It’s easy to get bogged down in too many details when writing the first draft of your lifestory.
“Wait a minute,” you say. “My life is about the details.”
Yes, but . . . (There is always a but, right? Some purists declare everything before but is erased in the mind of the reader or hearer. But, that's not today’s topic.)
Yes, but notice these words in the opening statement: bogged down, too many details, first draft.
Writing and editing are different processes. I’ll have more on editing in a later tip. When writing your lifestory you should have a first draft you clean up by adding, deleting, rearranging, clarifying, and re-purposing days or weeks after you wrote it. If you stop to do those actions while writing it you may never have a draft to finish.
Bozo and Cheerio Syndrome
Suppose you are writing about your twelfth birthday party at your grandparents’ house. Your grandparents hired Bozo the clown and his dog Cheerio. You strike through twelfth; it was your eleventh birthday. You strike through grandparents; it was your uncle and aunt. Oh, and the clown’s name was Cheerio and his dog was Bozo. You trash the whole thing until you can get it exactly right. You could go on like that and never write the story.
It’s okay to make your first draft ugly. This is the hardest part of writing for me. I always want to do the Bozo/Cheerio routine, even though I know I shouldn’t. Many writing gurus say write it and worry about fixing it later.
Also in your freewriting don’t try to censor yourself. Eliminate from your thoughts ideas such as this is not an interesting story, I don’t want to hurt someone’s feelings, my family remembers it differently, this is too personal, I’m not a writer (see last week’s post on this one). Go ahead and write what you are feeling and decide later whether to include it or modify it. Open your thoughts to all possibilities.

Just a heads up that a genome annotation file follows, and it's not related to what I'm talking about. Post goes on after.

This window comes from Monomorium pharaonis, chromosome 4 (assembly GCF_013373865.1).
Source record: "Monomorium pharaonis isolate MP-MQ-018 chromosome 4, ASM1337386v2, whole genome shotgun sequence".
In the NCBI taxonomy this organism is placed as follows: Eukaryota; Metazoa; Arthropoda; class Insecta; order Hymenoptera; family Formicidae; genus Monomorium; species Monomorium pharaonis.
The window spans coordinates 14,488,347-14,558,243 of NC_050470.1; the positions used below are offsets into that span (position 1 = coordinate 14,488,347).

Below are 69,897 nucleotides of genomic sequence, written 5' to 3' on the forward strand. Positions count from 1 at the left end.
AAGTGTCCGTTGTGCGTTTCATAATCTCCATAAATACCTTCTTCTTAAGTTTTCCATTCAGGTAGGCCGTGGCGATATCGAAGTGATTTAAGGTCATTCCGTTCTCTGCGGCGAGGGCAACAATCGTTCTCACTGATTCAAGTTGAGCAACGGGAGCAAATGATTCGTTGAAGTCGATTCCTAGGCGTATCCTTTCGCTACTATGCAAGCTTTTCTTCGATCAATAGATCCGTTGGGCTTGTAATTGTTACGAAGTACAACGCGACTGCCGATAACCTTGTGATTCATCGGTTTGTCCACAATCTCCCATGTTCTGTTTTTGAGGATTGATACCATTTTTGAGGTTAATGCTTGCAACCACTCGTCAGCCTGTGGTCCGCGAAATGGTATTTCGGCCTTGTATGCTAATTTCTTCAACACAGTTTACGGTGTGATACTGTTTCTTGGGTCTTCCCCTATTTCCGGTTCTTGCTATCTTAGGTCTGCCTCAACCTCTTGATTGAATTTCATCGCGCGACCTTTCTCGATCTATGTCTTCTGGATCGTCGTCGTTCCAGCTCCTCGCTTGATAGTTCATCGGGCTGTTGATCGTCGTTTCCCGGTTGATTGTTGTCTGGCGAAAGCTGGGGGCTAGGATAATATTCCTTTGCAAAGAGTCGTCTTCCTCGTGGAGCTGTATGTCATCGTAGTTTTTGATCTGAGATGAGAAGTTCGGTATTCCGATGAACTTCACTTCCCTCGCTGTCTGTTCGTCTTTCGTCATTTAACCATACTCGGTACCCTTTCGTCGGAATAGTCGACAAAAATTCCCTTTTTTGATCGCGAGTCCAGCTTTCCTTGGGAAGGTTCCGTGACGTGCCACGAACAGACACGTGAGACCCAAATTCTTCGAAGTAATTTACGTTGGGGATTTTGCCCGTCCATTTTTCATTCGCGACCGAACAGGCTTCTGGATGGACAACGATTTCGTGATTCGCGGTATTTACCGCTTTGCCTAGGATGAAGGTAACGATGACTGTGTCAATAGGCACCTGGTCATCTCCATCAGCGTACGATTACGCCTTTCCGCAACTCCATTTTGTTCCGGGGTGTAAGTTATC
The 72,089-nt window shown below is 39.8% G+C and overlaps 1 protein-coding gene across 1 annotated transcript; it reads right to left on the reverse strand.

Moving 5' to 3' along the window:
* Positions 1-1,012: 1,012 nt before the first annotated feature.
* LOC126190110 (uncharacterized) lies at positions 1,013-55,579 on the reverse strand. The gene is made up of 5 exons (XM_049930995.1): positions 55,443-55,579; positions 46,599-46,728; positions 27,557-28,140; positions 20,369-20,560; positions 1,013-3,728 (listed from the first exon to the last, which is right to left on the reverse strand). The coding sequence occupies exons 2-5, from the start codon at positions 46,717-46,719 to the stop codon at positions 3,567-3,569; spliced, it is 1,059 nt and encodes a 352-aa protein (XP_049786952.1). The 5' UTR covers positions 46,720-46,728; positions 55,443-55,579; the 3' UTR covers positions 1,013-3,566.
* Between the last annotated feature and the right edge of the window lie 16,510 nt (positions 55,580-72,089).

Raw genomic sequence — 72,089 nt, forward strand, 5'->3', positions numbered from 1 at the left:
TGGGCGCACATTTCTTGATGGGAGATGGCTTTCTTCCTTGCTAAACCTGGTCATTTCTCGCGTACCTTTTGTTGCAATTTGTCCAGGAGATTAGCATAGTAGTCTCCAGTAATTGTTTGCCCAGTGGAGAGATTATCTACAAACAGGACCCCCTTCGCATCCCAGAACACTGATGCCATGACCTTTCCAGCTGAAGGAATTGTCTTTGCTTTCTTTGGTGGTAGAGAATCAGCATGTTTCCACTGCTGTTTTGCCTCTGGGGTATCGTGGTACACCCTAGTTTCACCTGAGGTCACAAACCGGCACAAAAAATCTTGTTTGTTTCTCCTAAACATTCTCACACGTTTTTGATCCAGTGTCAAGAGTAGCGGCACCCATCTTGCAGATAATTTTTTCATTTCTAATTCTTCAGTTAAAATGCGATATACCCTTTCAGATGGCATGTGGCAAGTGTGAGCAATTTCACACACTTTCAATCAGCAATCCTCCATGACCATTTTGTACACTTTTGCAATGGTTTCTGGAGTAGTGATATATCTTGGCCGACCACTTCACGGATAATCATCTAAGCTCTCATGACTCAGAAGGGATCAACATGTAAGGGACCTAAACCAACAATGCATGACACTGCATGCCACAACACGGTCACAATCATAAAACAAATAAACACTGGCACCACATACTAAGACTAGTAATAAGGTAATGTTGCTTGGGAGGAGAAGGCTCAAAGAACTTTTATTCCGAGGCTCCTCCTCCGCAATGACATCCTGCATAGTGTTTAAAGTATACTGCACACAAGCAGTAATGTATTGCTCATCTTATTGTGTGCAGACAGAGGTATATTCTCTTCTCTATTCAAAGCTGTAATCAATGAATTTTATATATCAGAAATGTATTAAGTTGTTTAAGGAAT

William Zinsser Model
Ninety year old William Zinsser has had a distinguished career as columnist, university professor, freelance writer, and author of eighteen books including two on memoirs. In On Writing Well: The Classic Guide to Writing Nonfiction, 30th Anniversary Edition, he suggests this model for writing your memoir:
- Write about one event today; could be in longhand, could be on the computer, could be one page or several pages. Just one event. “Don’t be impatient to write your ‘memoir’—the one you had in mind before you began,” he says.
- Tomorrow, write about another event. And the next day and the next until you have written thirty or sixty or ninety stories or whatever fits your purpose. Do not edit or arrange the stories as you write.
- When you have written all you want, lay all of the stories onto the floor and arrange them in the order you prefer. Rewrite to your satisfaction.
Photo courtesy William Zinsser
How have you overcome your urge to edit and censor as you write?